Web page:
Opioids: How Settlement Dollars Advance City and County Opioid Abatement

BY: CHRISTINE BAKER-SMITH, SAMANTHA KARON, NYA ANTHONY and ELIZABETH WARD* | The following text is a small portion of the article found here.

The National League of Cities (NLC) and the National Association of Counties (NACo) are working together to empower cities and counties to invest funds from opioid-related settlements in life-saving and high impact strategies. This brief describes trends in the allocation of opioid settlement funds across state, county, and city governments and highlights opportunities for cities and counties to collaborate in deploying these funds for maximum impact.


The opioid crisis continues to be a significant public health concern, with opioid-involved overdose deaths nearly quadrupling between 2010 and 2021, including from synthetic opioids like fentanyl.1 However, there has been progress in addressing the issue, with multiple financial settlements awarded to states, counties and  municipalities as redress for the harms caused by pharmaceutical companies in creating this epidemic.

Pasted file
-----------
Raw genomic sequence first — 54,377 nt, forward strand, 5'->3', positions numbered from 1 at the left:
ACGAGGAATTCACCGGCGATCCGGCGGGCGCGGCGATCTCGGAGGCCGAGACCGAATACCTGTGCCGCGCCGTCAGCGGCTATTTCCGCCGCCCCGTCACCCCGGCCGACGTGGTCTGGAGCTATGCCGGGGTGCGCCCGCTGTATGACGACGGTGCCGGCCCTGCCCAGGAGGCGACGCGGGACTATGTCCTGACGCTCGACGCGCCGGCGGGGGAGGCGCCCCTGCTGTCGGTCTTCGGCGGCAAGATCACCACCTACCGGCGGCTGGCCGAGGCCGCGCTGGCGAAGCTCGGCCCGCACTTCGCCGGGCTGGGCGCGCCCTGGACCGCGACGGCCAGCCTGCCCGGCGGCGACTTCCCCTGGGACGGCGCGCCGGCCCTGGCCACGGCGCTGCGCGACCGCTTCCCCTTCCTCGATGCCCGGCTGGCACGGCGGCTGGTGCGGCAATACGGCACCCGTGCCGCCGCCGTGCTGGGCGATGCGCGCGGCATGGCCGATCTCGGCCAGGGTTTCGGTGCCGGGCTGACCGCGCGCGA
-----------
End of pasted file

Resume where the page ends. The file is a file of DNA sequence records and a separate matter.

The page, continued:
Building on the strong history of collaboration, including the National City-County Task Force on Opioids, the National League of Cities (NLC) and the National Association of Counties (NACo) together are working to empower cities and counties to invest these funds in life-saving strategies and to highlight opportunities to
collaborate on addressing their shared concerns around this epidemic.

In this brief, we examine the total dollars awarded from the first, and largest, of the national opioid settlements; their distribution across cities, counties and states; and highlight several ways in which cities and counties are working together to address the ongoing crisis using these funds, including pooling resources together to support
more comprehensive approaches to improve individual and community outcomes.


The Arkansas Opioid Recovery Partnership (ARORP) was founded in 2022 by the Arkansas Municipal League and the Arkansas Association of Counties. The goal of this collaborative approach is to combat the opioid epidemic in Arkansas by creating a united front of local government representatives. This innovative approach allows local governments to pool their resources to create a more effective response to opioid use disorder. ARORP offers funds for applicants applying for general funds, as
well as overdose response teams and naloxone distribution. The ARORP website has detailed information on how to apply for these funds, including eligibility criteria and the application process. The website also has a section dedicated to tracking the progress of funded projects, which provides transparency and accountability to the community.

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